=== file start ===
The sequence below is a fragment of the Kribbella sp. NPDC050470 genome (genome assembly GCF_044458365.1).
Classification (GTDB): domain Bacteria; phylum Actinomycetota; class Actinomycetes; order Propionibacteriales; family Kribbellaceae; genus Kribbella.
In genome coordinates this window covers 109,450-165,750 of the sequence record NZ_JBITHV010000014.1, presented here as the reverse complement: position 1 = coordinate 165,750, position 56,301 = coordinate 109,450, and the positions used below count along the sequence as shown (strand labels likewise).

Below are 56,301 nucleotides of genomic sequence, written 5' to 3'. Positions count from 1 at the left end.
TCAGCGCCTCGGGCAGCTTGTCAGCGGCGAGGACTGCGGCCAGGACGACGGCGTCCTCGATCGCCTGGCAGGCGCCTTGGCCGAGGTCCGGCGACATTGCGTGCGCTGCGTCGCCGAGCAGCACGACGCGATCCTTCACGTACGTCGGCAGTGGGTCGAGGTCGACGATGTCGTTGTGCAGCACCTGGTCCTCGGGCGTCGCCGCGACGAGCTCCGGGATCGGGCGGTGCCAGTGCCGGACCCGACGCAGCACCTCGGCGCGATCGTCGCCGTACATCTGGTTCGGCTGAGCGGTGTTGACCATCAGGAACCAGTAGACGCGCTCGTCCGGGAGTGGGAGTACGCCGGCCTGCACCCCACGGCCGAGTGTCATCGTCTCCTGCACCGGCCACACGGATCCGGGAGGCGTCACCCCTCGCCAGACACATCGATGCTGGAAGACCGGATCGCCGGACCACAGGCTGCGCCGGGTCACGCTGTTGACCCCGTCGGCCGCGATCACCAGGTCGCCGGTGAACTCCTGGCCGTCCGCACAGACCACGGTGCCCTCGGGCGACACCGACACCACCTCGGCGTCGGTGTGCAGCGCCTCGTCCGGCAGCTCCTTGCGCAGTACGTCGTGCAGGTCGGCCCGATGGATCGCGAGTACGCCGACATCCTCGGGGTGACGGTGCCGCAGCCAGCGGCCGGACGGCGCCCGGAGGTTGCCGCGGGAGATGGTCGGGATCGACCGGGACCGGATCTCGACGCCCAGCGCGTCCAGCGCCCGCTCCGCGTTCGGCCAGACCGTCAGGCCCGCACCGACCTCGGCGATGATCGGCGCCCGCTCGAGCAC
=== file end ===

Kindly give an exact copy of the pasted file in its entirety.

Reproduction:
The sequence below is a fragment of the Kribbella sp. NPDC050470 genome (genome assembly GCF_044458365.1).
Classification (GTDB): domain Bacteria; phylum Actinomycetota; class Actinomycetes; order Propionibacteriales; family Kribbellaceae; genus Kribbella.
In genome coordinates this window covers 109,450-165,750 of the sequence record NZ_JBITHV010000014.1, presented here as the reverse complement: position 1 = coordinate 165,750, position 56,301 = coordinate 109,450, and the positions used below count along the sequence as shown (strand labels likewise).

Below are 56,301 nucleotides of genomic sequence, written 5' to 3'. Positions count from 1 at the left end.
TCAGCGCCTCGGGCAGCTTGTCAGCGGCGAGGACTGCGGCCAGGACGACGGCGTCCTCGATCGCCTGGCAGGCGCCTTGGCCGAGGTCCGGCGACATTGCGTGCGCTGCGTCGCCGAGCAGCACGACGCGATCCTTCACGTACGTCGGCAGTGGGTCGAGGTCGACGATGTCGTTGTGCAGCACCTGGTCCTCGGGCGTCGCCGCGACGAGCTCCGGGATCGGGCGGTGCCAGTGCCGGACCCGACGCAGCACCTCGGCGCGATCGTCGCCGTACATCTGGTTCGGCTGAGCGGTGTTGACCATCAGGAACCAGTAGACGCGCTCGTCCGGGAGTGGGAGTACGCCGGCCTGCACCCCACGGCCGAGTGTCATCGTCTCCTGCACCGGCCACACGGATCCGGGAGGCGTCACCCCTCGCCAGACACATCGATGCTGGAAGACCGGATCGCCGGACCACAGGCTGCGCCGGGTCACGCTGTTGACCCCGTCGGCCGCGATCACCAGGTCGCCGGTGAACTCCTGGCCGTCCGCACAGACCACGGTGCCCTCGGGCGACACCGACACCACCTCGGCGTCGGTGTGCAGCGCCTCGTCCGGCAGCTCCTTGCGCAGTACGTCGTGCAGGTCGGCCCGATGGATCGCGAGTACGCCGACATCCTCGGGGTGACGGTGCCGCAGCCAGCGGCCGGACGGCGCCCGGAGGTTGCCGCGGGAGATGGTCGGGATCGACCGGGACCGGATCTCGACGCCCAGCGCGTCCAGCGCCCGCTCCGCGTTCGGCCAGACCGTCAGGCCCGCACCGACCTCGGCGATGATCGGCGCCCGCTCGAGCAC